Katy ISD Agricultural Sciences Center|
Turner & Bair Architects, LLP
333 Cypress Run, #350, Houston, TX 77094
Total Square Feet: 32,300
Construction Period: Sep 2001 to May 2002
General Contractor: Gamma Construction Company - 2808 Joanel Street, Houston, TX 77027
Structural Engineer: PSS Partnership, Inc. - 6117 Richmond Avenue, #250, Houston, TX 77057
Electrical & Mechanical Engineer: DBR Engineering Consultants
- 9990 Richmond Avenue South Building, #300, Houston, TX 77042
Cost Estimator: Gamma Construction Company - 2808 Joanel Street, Houston, TX 77027
Accommodating the educational needs of students and their instructors as well as providing a suitable environment to house a variety of animals presented a unique set of challenges for Turner & Bair Architects, LLP of Houston when the firm undertook the task of designing an Agricultural Sciences Center for Katy Independent School District.
The decision to consolidate and upgrade the facilities utilized by the district's high schools for agricultural sciences programs was prompted by area growth (Katy ISD is located approximately 18 miles west of downtown Houston and is one of the fastest growing public school systems in the country). In 2000, the district had two of three existing high schools scheduled to lose usage of pastures and a new fourth high school that didn't have facilities. Thus, it became prudent to find a permanent site for a consolidated program that would service the needs for four large high schools (each with enrollments of 2,400 to 3,000) and provide space to accommodate three additional high schools scheduled to open from 2004 to 2008. Turner & Bair Architects was selected as the architect for the project and was on board to help with initial programming and planning through Phase One construction that included site development of pastures, drives, and fencing as well as the completion of four 8,000-square-foot barns with re
lated traps, pens and ancillary spaces. Initially, each barn was configured to house 14 cows, 12 sheep and 12 swine with flexibility to alter the configuration of each pen should space needs change. Future construction will include additional barns as needed, and a central building with classroom, offices, agricultural mechanics shop, covered show ring, and ancillary spaces.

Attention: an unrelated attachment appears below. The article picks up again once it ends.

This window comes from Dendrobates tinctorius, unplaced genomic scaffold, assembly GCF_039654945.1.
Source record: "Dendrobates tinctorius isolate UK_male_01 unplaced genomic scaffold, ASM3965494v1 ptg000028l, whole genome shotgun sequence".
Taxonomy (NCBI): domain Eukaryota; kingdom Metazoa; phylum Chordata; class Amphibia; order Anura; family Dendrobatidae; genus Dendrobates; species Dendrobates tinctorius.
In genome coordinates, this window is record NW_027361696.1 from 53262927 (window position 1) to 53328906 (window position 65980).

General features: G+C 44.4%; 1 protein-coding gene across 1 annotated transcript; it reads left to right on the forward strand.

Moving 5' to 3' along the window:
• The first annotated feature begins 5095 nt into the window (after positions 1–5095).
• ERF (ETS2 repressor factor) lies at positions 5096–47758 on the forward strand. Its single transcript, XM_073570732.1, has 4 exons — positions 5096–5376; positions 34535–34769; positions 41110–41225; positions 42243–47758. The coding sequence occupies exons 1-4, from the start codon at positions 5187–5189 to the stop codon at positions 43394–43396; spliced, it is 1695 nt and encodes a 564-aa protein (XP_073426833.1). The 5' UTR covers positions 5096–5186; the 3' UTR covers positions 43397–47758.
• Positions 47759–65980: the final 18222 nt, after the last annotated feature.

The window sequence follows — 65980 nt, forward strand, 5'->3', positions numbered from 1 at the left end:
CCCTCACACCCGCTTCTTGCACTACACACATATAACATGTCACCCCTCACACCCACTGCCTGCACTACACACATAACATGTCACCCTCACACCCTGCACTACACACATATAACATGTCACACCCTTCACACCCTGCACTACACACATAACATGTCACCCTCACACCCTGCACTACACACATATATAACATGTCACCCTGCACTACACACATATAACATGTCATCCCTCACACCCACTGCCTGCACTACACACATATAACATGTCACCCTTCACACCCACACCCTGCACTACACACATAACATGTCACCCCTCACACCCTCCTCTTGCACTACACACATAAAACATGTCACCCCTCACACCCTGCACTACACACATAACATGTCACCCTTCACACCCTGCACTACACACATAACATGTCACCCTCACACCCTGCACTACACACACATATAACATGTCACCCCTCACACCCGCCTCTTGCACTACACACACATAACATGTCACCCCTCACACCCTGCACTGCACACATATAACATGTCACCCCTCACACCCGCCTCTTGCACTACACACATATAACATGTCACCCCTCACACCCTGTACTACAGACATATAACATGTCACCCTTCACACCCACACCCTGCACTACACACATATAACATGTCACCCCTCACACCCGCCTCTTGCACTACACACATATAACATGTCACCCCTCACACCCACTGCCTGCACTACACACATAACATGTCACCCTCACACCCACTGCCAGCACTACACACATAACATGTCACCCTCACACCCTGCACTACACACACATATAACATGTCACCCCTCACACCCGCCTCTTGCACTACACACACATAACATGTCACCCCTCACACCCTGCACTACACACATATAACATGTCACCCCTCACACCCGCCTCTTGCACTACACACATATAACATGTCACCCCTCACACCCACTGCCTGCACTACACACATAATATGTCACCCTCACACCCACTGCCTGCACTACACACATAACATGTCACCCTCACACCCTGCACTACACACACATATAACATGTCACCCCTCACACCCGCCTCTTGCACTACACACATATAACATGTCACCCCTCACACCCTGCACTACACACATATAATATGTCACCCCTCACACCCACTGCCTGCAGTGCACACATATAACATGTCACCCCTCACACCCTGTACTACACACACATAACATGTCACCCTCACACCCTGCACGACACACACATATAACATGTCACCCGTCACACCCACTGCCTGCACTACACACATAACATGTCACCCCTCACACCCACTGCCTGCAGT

Inspection of similar facilities resulted in the selection of heavy timber as the primary construction material for the barns as it was noted that in places where steel was used in conjunction with housing livestock, the heavy concentration of ammonia resulted in premature corrosion of the metal. Other design details that required special attention included drainage, ventilation, and security issues.
Drainage concerns were addressed through the usage of concrete sloping away from the center with sufficient drainage portals strategically placed throughout. In addition, each pen is recessed and filled with sand to promote adequate drainage. Airflow to control odor and make the barns comfortable for usage in the infamous Texas heat was accomplished by placement of a full-length clerestory in each barn. The south end of each barn was left open and the north ends consist of ventilation panels.
Security begins on the perimeters of the property with wire-mesh fencing to keep coyotes and other predators out of the pastures. Single strands of barbed wire were placed at the bottom and top of the perimeter fencing to minimize damage to the hides of livestock raised by students for presentation. Closed-circuit television and controlled access are other security measures installed to protect both animals and students who visit the site to care for livestock outside of class hours.
With Phase One completed, it seems that the students, instructors, and four-legged tenants are all happy with the state-of-the-art complex while taxpayers and district officials appreciate the application of economical solutions that produced a durable, functional facility that adhered to budget constraints.